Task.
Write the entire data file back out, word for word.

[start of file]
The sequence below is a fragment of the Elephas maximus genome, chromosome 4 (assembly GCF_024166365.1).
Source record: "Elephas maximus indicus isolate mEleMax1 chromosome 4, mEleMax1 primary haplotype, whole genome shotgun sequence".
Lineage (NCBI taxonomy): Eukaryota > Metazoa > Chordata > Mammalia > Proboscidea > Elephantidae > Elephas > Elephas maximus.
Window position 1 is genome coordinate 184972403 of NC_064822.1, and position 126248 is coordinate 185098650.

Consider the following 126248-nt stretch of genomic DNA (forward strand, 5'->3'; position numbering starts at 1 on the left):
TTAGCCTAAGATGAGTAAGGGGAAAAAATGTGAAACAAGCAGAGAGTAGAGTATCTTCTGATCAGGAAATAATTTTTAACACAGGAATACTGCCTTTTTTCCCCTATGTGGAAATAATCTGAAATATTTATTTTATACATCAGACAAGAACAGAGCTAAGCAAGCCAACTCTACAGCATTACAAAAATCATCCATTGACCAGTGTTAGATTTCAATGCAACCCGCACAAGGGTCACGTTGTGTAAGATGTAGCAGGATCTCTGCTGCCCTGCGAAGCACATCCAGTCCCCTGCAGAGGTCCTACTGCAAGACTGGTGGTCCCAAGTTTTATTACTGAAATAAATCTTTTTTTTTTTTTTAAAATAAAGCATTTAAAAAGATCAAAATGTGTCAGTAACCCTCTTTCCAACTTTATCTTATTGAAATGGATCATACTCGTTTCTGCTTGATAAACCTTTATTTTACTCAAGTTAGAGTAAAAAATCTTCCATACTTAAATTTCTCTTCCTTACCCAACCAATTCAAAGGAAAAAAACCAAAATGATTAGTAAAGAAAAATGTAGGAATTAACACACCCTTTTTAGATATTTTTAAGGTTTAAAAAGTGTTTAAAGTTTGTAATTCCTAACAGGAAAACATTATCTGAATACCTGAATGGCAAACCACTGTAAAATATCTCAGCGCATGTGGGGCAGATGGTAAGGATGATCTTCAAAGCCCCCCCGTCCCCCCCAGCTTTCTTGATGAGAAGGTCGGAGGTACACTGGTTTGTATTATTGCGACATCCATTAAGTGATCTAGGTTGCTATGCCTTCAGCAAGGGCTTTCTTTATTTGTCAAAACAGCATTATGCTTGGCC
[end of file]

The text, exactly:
The sequence below is a fragment of the Elephas maximus genome, chromosome 4 (assembly GCF_024166365.1).
Source record: "Elephas maximus indicus isolate mEleMax1 chromosome 4, mEleMax1 primary haplotype, whole genome shotgun sequence".
Lineage (NCBI taxonomy): Eukaryota > Metazoa > Chordata > Mammalia > Proboscidea > Elephantidae > Elephas > Elephas maximus.
Window position 1 is genome coordinate 184972403 of NC_064822.1, and position 126248 is coordinate 185098650.

Consider the following 126248-nt stretch of genomic DNA (forward strand, 5'->3'; position numbering starts at 1 on the left):
TTAGCCTAAGATGAGTAAGGGGAAAAAATGTGAAACAAGCAGAGAGTAGAGTATCTTCTGATCAGGAAATAATTTTTAACACAGGAATACTGCCTTTTTTCCCCTATGTGGAAATAATCTGAAATATTTATTTTATACATCAGACAAGAACAGAGCTAAGCAAGCCAACTCTACAGCATTACAAAAATCATCCATTGACCAGTGTTAGATTTCAATGCAACCCGCACAAGGGTCACGTTGTGTAAGATGTAGCAGGATCTCTGCTGCCCTGCGAAGCACATCCAGTCCCCTGCAGAGGTCCTACTGCAAGACTGGTGGTCCCAAGTTTTATTACTGAAATAAATCTTTTTTTTTTTTTTAAAATAAAGCATTTAAAAAGATCAAAATGTGTCAGTAACCCTCTTTCCAACTTTATCTTATTGAAATGGATCATACTCGTTTCTGCTTGATAAACCTTTATTTTACTCAAGTTAGAGTAAAAAATCTTCCATACTTAAATTTCTCTTCCTTACCCAACCAATTCAAAGGAAAAAAACCAAAATGATTAGTAAAGAAAAATGTAGGAATTAACACACCCTTTTTAGATATTTTTAAGGTTTAAAAAGTGTTTAAAGTTTGTAATTCCTAACAGGAAAACATTATCTGAATACCTGAATGGCAAACCACTGTAAAATATCTCAGCGCATGTGGGGCAGATGGTAAGGATGATCTTCAAAGCCCCCCCGTCCCCCCCAGCTTTCTTGATGAGAAGGTCGGAGGTACACTGGTTTGTATTATTGCGACATCCATTAAGTGATCTAGGTTGCTATGCCTTCAGCAAGGGCTTTCTTTATTTGTCAAAACAGCATTATGCTTGGCC